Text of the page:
Debate Magazine

The Second Amendment is an Individual Right--big Whoop!

Posted on the 14 February 2012 by Mikeb302000
One of the major problem with saying that you find the individual right interpretation of the Second Amendment to be nonsense is that you have people such as LegalEagle45 who keep reminding me that its "an individual right".
But the problem is saying it is an individual right is that in and of itself is meaningless. The issue isn't whether the Second Amendment protects a “collective right” or an “individual right.” Surely it protects a right that can be enforced by individuals. But a conclusion that the Second Amendment protects an individual right does not tell us anything about the scope of that right.
Guns are used to hunt, for self-defense, to commit crimes, for sporting activities, and to perform military duties. The Second Amendment plainly does not protect the right to use a gun to rob a bank; it is equally clear that it does encompass the right to use weapons for certain military purposes. Whether it also protects the right to possess and use guns for nonmilitary purposes like hunting and personal self-defense is the question.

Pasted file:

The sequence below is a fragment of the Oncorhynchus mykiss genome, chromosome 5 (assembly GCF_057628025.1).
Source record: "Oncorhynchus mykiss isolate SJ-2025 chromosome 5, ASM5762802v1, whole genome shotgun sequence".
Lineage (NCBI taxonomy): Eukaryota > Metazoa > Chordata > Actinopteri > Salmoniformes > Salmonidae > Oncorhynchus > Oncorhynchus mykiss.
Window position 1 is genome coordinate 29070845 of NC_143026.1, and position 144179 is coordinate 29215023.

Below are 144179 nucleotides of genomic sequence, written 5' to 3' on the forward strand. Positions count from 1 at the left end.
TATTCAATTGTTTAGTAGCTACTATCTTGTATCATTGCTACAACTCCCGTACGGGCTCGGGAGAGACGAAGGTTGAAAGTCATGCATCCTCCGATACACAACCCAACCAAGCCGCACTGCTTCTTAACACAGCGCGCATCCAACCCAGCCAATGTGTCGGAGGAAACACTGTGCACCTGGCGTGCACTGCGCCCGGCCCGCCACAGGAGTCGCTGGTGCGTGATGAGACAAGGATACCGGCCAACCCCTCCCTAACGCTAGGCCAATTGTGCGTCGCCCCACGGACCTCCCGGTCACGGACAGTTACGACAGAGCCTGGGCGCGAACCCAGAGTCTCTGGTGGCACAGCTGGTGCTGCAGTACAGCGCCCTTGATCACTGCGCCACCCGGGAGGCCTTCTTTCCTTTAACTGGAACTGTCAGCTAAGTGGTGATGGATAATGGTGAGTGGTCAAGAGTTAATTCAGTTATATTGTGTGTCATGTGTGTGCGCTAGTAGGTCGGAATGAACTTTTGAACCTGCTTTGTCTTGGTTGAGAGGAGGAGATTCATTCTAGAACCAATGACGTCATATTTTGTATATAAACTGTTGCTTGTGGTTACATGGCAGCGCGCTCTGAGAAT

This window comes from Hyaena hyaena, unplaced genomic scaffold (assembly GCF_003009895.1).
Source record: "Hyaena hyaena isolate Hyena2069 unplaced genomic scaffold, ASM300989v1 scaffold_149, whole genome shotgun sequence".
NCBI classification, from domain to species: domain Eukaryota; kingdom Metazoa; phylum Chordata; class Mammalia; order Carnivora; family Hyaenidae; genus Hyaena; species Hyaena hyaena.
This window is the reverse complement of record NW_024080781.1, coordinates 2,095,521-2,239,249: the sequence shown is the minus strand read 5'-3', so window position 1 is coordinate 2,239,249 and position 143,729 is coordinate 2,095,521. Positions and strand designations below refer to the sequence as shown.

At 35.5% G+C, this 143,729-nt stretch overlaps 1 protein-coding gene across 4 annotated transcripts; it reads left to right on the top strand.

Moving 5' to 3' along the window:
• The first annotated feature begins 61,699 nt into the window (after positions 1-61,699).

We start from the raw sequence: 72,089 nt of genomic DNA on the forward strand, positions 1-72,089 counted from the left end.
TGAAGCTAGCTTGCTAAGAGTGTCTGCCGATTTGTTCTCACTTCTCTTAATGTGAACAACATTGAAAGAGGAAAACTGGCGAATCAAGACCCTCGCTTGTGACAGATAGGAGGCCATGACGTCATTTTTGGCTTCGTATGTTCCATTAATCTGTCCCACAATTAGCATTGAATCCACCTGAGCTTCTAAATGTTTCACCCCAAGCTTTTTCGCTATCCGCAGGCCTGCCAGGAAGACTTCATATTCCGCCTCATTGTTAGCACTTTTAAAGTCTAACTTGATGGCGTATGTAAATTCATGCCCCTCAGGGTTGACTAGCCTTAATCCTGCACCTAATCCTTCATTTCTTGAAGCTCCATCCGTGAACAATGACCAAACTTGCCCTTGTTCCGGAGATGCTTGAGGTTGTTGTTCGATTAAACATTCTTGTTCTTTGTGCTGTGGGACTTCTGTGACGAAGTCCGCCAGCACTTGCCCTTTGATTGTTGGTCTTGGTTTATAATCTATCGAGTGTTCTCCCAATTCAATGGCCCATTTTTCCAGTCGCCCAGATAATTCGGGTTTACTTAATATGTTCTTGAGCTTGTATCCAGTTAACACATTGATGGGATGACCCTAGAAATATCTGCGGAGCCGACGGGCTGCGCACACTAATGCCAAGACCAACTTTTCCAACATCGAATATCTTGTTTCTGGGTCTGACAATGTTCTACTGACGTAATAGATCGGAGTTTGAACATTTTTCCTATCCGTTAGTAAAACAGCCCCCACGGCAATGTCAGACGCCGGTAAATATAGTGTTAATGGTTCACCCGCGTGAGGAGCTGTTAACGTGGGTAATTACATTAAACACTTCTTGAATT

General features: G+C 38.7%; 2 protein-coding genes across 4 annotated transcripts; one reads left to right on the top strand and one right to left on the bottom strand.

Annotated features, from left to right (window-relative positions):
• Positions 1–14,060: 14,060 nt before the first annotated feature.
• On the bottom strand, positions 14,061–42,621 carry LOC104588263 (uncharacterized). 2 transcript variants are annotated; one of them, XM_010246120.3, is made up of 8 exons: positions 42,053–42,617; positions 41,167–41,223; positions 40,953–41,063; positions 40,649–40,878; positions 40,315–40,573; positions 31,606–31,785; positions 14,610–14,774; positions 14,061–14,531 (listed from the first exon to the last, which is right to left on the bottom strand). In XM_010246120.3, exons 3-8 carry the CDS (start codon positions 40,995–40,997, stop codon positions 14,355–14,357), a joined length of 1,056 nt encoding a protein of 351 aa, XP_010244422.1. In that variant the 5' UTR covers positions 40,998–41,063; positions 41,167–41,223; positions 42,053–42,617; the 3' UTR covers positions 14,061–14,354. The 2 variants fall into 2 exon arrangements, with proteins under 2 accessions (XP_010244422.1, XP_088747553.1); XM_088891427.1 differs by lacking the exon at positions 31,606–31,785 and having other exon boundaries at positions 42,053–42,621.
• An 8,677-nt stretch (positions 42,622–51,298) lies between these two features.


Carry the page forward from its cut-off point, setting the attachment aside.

But, the right created by the Heller-McDonald decisions is extremely limited.
the Heller-McDonald language:

Like most rights, the right secured by the Second Amendment is not unlimited. From Blackstone through the 19th-century cases, commentators and courts routinely explained that the right was not a right to keep and carry any weapon whatsoever in any manner whatsoever and for whatever purpose. See, e.g., Sheldon, in 5 Blume 346; Rawle 123; Pomeroy 152–153; Abbott 333. For example, the majority of the 19th-century courts to consider the question held that prohibitions on carrying concealed weapons were lawful under the Second Amendment or state analogues. See, e.g., State v. Chandler, 5 La. Ann., at 489–490; Nunn v. State, 1 Ga., at 251; see generally 2 Kent *340, n. 2; The American Students’ Blackstone 84, n. 11 (G. Chase ed. 1884). Although we do not undertake an exhaustive historical analysis today of the full scope of the Second Amendment, nothing in our opinion should be taken to cast doubt on longstanding prohibitions on the possession of firearms by felons and the mentally ill, or laws forbidding the carrying of firearms in sensitive places such as schools and government buildings, or laws imposing conditions and qualifications on the commercial sale of arms. Heller at 54-5